Community Cat Initiative
Our Community Cat Initiative works to improve the lives of free-roaming or feral cats within Montgomery County .
This program is a catch-and-release spay/neuter program designed to reduce the number of outdoor cats humanely, effectively and ethically. Outdoor cats—collectively known as “community cats”—comprise unidentified stray (aloof to friendly) and feral (wild and unfriendly) cats.
Spread the word about the Community Cat Initiative. Please consider offering your time to help in the trapping and transporting of community cats and assisting in educating the public about both community cats and this initiative.
To participate in the Community Cat Initiative, contact us at (937) 268-PETS (7387) or email firstname.lastname@example.org.
Euthanasia does not help control population. Cat populations will rebound and grow as long as there is adequate food-supply. Cats must be sterilized so that new cats cannot be produced.
This program lowers the number of free-roaming community cats through sterilization rather than by euthanasia.
- We accept unowned, unidentified stray or feral cats from city residents, city employees or volunteers, as long as we have space available. Cats without identification (collar, tag, tattoo, etc.) are considered “unowned.”
- We will examine each cat for identification, health, age and claw status.
- We will vaccinate (rabies), treat for fleas, spay/neuter, and surgically “tip” the left ear of every cat to be returned. The ear tip is a universal sign that the cat has been spayed or neutered.
- We will make efforts to find the owners of cats brought to us that have identification.
- We will put stray, adoptable cats into our adoption program whenever there is space available.
We do not euthanize stray, healthy, unidentified cats when our adoption program is full.
Other stray, unidentified cats that are wild (feral) or friendly will be spayed or neutered, vaccinated, ear-tipped, treated for fleas and released back to the community that they know, provided that:
- They have their claws.
- They are not kittens.
- They are not injured or sick.
- They are not senior cats who may struggle to survive.
- They are healthy and have a body mass indicating that they have a food source.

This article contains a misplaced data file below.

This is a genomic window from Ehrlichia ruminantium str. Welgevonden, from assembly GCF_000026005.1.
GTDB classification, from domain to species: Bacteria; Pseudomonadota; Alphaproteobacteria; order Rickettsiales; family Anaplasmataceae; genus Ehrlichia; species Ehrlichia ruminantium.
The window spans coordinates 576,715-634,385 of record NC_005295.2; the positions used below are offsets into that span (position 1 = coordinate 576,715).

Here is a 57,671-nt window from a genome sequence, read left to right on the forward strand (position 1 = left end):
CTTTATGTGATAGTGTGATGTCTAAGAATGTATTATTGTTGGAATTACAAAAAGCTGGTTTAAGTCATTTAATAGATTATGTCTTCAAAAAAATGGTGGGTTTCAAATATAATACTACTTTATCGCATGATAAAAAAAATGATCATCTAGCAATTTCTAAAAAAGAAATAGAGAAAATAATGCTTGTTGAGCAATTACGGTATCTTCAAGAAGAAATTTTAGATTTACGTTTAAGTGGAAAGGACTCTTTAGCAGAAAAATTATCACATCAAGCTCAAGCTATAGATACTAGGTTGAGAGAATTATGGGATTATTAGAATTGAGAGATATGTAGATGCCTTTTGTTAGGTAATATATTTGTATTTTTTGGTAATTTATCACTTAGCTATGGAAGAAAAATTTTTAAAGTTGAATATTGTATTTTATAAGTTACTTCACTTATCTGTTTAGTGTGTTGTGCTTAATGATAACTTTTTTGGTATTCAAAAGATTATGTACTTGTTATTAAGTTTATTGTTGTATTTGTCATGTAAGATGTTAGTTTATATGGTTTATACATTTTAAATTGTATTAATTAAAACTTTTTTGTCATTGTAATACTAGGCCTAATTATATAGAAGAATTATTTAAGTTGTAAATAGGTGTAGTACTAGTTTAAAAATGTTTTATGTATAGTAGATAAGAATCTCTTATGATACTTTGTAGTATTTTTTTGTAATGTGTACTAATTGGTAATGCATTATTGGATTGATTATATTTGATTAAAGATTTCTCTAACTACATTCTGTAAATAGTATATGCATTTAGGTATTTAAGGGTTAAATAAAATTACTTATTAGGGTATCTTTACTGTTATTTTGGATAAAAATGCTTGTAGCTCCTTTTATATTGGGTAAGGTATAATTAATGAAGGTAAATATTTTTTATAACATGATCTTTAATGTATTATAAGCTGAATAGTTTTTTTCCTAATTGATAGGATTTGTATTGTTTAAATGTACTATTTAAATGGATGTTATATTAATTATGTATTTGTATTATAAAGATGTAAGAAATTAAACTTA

Our goal is to end the senseless euthanasia of healthy cats and control cat overpopulation through education and spay/neuter initiatives such as the Community Cat Initiative.
To safely catch a stray, free-roaming cat, please use a live trap. Live traps are available for a small rental fee at the Humane Society of Greater Dayton.
I found a Friendly Stray Cat, What Do I Do?
Please view our Lost and Found pets page for more information on how to help lost pets.
What is the Difference Between a Stray Cat and a Feral Cat?
General differences in appearance and behavior include:
- May approach you
- May approach food right away
- May be vocal
- May look disheveled
- May be seen at all hours of the day
- Will not approach you
- Will wait until you move away before approaching food
- Will be silent
- Will appear groomed
- Usually nocturnal
Why Return Feral Cats to the Community?
When you remove a cat from the community you are not eliminating the nuisances in tact cats can bring. Other cats will fill in the void where those cats that are removed leave. This is called a vacuum effect. These cats will continue to reproduce and continue to be part of the overpopulation problem. When you return cats to where they were trapped, you now have a sterilized cat. They continue to use the resources they have, but they are unable to reproduce. Plus, by spaying or neutering these community cats, you will see a lower number of problematic issues such as fighting, spraying or yowling. Euthanizing healthy, feral cats is never an option at the Humane Society of Greater Dayton!